Gould’s performative lecture is modeled on the Edwardian magic lantern show and the tableau vivant.
They were the popular forms of their time, presented with narration and music, and equally likely to take place in a domestic drawing room or in a public hall. Although now outmoded, magic lantern shows and tableaux vivants can be seen as antecedents to film. For Penguin Pool Gould has recombined a set of old lantern slides into a narrative. It begins with a slide of the penguins in the iconic 1934 design by Lubetkin (1901-1990) for the penguin pond at London Zoo. A 1936 film on Lubetkin’s innovative zoo design claimed that ‘for the first time’ the animals would no longer be ‘housed in artificial reproductions of their natural surroundings.’ Like characters in a tableau vivant the animals assume the nonspeaking parts. Polly Gould also considers a lecture titled ‘Some Remarks on Penguins,’ prepared in 1902 by the explorer Edward Wilson (1872-1912) during the Discovery expedition to Antarctica. Wilson, believing penguins to be ‘some of the most primitive behind-hand birds in existence'  looked to them to unlock insights into evolution.
Penguin Pool plays on the pun of ‘pool’ as an entertaining architectural design for zoological display and gene pool, which fits the more recent conception of the zoo as a place for conservation of endangered species. Evolutionary ecology is currently being used to predict threats posed to biodiversity from various potential extinctions. In a similar mode, the archive is also considered as a type of gene pool, as a collection of available data and information that can be drawn upon for design innovation and for making predictions of future scenarios.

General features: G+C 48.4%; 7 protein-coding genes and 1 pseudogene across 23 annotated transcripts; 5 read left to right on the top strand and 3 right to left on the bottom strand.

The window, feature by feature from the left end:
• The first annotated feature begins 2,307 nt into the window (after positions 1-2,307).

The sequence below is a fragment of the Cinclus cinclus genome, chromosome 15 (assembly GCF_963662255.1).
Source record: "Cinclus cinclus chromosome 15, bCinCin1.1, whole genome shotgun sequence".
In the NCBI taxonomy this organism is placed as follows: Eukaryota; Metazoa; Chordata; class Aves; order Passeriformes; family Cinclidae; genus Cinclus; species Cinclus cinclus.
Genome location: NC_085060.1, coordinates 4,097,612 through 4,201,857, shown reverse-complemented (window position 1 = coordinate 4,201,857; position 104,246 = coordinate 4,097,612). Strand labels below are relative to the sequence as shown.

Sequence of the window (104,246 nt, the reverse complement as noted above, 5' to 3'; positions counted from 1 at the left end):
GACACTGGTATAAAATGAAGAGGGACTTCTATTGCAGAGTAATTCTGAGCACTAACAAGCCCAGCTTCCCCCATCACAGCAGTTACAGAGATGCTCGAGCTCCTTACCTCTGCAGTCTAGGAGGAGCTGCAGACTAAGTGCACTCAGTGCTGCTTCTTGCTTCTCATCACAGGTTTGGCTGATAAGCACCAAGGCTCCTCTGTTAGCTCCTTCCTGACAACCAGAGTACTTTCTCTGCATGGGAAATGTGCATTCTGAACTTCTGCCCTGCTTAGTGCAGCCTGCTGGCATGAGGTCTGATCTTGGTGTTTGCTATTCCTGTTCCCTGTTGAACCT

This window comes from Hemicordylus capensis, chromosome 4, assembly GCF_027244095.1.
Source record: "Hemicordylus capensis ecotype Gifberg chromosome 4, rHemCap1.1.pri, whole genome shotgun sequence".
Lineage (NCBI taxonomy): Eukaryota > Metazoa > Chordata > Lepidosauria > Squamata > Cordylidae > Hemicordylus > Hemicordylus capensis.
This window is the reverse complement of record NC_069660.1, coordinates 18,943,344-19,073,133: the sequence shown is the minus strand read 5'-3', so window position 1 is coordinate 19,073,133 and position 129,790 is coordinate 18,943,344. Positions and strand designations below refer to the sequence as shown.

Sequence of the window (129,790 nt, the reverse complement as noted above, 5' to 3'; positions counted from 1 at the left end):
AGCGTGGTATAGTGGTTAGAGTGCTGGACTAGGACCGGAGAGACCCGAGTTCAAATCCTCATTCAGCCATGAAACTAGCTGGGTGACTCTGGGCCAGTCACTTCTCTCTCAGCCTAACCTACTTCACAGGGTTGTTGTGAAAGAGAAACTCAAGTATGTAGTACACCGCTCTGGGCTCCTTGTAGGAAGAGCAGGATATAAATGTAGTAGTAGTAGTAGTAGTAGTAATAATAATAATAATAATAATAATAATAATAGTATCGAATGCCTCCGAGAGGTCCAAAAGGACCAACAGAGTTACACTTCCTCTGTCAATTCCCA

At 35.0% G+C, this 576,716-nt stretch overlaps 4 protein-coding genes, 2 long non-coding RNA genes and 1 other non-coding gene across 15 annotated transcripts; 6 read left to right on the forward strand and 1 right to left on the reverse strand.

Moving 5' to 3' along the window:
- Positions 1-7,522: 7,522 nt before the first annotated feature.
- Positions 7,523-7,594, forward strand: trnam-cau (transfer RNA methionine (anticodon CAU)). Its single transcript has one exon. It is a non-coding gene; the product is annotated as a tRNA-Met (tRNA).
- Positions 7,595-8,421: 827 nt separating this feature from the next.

Laszlo Moholy-Nagy, 'The New Architecture of the London Zoo', 1936
 Edward Wilson, 'Some remarks on Penguins' in The South Polar Times, Vol 1, April to August 1902, (part IV July 1902, London: Smith, Elder, & Co. 15 Waterloo Place. S.W. 1907. P. 3-9.
Post-performance discussion Design, Darwin and the Archive:
Steve Crossan works on Public Health at Google, and previously was the founder of Google’s Cultural Institute, a non-profit engineering group that builds free tools allowing partner museums and archives to bring the world’s culture online. Prior to this he has helped build part of Google Maps, Search and Gmail.
Rebecca Kilner is Professor of Evolutionary Biology in the Department of Zoology at the University of Cambridge and a Fellow of Sidney Sussex College, Cambridge. Her research uses animal families as model systems for investigating how social evolution structures ecological communities, maintains genetic variation, generates phenotypic variation and affects the pace of evolutionary change. Although Rebecca has worked extensively on birds from around the world, her current projects are focused mainly on burying beetles. These fascinating animals are common through the UK. They use the body of a small vertebrate for reproduction, which they shave of fur or feathers, before smearing the flesh in antimicrobial secretions, rolling it up into a ball and burying it in a shallow grave. There the carcass becomes an edible nest for the beetle's larvae, who feed on the flesh themselves and are also provisioned by their parents, much like young birds in a nest. Current projects investigate how parent beetles structure the ecological community that flourishes around a carcass to their evolutionary advantage, and how parents can accelerate the pace of evolutionary change by provisioning their young.
Peg Rawes is Programme Leader for the Master’s in Architectural History at the Bartlett School of Architecture. Her teaching and research focus on how built and social architectural cultures are informed by philosophical ideas of aesthetics, ecology, materials, subjectivity and technology. She is Co-Investigator to the AHRC research project, Equalities in Wellbeing in which she is exploring how 17th century ideas of ratio, geometry and wellbeing engage with the current UK housing crisis issues. This work develops from her recent work into ‘architectures of care’ in Architectural Relational Ecologies (2013), and Poetic Biopolitics (forthcoming 2015). These collaborations with colleagues from philosophy, medicine, law, political science, anthropology and the arts propose political and material forms of architectural sustainability.
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